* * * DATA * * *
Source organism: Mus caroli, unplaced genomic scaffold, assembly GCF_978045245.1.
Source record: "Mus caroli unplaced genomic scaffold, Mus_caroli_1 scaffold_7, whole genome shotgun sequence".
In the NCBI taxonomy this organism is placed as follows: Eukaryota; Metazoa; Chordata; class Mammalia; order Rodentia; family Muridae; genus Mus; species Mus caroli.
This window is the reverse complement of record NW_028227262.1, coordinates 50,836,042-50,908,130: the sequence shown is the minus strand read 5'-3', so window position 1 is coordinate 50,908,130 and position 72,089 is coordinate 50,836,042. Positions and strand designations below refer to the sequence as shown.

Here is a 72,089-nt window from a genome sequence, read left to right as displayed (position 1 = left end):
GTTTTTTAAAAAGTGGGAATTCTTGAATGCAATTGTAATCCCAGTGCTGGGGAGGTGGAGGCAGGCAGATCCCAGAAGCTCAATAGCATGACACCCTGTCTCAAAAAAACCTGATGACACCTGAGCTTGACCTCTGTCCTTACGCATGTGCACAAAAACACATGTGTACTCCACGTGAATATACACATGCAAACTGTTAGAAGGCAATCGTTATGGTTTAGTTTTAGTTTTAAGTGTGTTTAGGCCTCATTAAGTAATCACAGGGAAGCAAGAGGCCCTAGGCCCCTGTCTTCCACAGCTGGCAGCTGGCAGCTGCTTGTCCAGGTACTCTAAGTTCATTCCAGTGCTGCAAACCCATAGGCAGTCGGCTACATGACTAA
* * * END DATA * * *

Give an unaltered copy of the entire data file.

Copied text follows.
Source organism: Mus caroli, unplaced genomic scaffold, assembly GCF_978045245.1.
Source record: "Mus caroli unplaced genomic scaffold, Mus_caroli_1 scaffold_7, whole genome shotgun sequence".
In the NCBI taxonomy this organism is placed as follows: Eukaryota; Metazoa; Chordata; class Mammalia; order Rodentia; family Muridae; genus Mus; species Mus caroli.
This window is the reverse complement of record NW_028227262.1, coordinates 50,836,042-50,908,130: the sequence shown is the minus strand read 5'-3', so window position 1 is coordinate 50,908,130 and position 72,089 is coordinate 50,836,042. Positions and strand designations below refer to the sequence as shown.

Here is a 72,089-nt window from a genome sequence, read left to right as displayed (position 1 = left end):
GTTTTTTAAAAAGTGGGAATTCTTGAATGCAATTGTAATCCCAGTGCTGGGGAGGTGGAGGCAGGCAGATCCCAGAAGCTCAATAGCATGACACCCTGTCTCAAAAAAACCTGATGACACCTGAGCTTGACCTCTGTCCTTACGCATGTGCACAAAAACACATGTGTACTCCACGTGAATATACACATGCAAACTGTTAGAAGGCAATCGTTATGGTTTAGTTTTAGTTTTAAGTGTGTTTAGGCCTCATTAAGTAATCACAGGGAAGCAAGAGGCCCTAGGCCCCTGTCTTCCACAGCTGGCAGCTGGCAGCTGCTTGTCCAGGTACTCTAAGTTCATTCCAGTGCTGCAAACCCATAGGCAGTCGGCTACATGACTAA